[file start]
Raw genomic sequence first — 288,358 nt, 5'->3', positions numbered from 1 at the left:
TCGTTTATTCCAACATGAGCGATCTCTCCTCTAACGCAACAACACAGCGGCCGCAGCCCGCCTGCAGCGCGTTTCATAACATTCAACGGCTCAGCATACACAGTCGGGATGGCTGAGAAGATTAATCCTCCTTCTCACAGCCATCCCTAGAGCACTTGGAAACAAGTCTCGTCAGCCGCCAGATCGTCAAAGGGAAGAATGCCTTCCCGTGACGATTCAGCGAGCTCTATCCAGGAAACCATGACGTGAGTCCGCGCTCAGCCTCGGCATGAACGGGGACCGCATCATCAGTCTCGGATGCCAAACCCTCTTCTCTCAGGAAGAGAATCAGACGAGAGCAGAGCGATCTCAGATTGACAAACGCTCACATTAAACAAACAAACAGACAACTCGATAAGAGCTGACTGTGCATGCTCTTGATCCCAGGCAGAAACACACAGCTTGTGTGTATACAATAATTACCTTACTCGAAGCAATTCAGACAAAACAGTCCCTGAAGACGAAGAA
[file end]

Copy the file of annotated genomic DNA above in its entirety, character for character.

Raw genomic sequence first — 288,358 nt, 5'->3', positions numbered from 1 at the left:
TCGTTTATTCCAACATGAGCGATCTCTCCTCTAACGCAACAACACAGCGGCCGCAGCCCGCCTGCAGCGCGTTTCATAACATTCAACGGCTCAGCATACACAGTCGGGATGGCTGAGAAGATTAATCCTCCTTCTCACAGCCATCCCTAGAGCACTTGGAAACAAGTCTCGTCAGCCGCCAGATCGTCAAAGGGAAGAATGCCTTCCCGTGACGATTCAGCGAGCTCTATCCAGGAAACCATGACGTGAGTCCGCGCTCAGCCTCGGCATGAACGGGGACCGCATCATCAGTCTCGGATGCCAAACCCTCTTCTCTCAGGAAGAGAATCAGACGAGAGCAGAGCGATCTCAGATTGACAAACGCTCACATTAAACAAACAAACAGACAACTCGATAAGAGCTGACTGTGCATGCTCTTGATCCCAGGCAGAAACACACAGCTTGTGTGTATACAATAATTACCTTACTCGAAGCAATTCAGACAAAACAGTCCCTGAAGACGAAGAA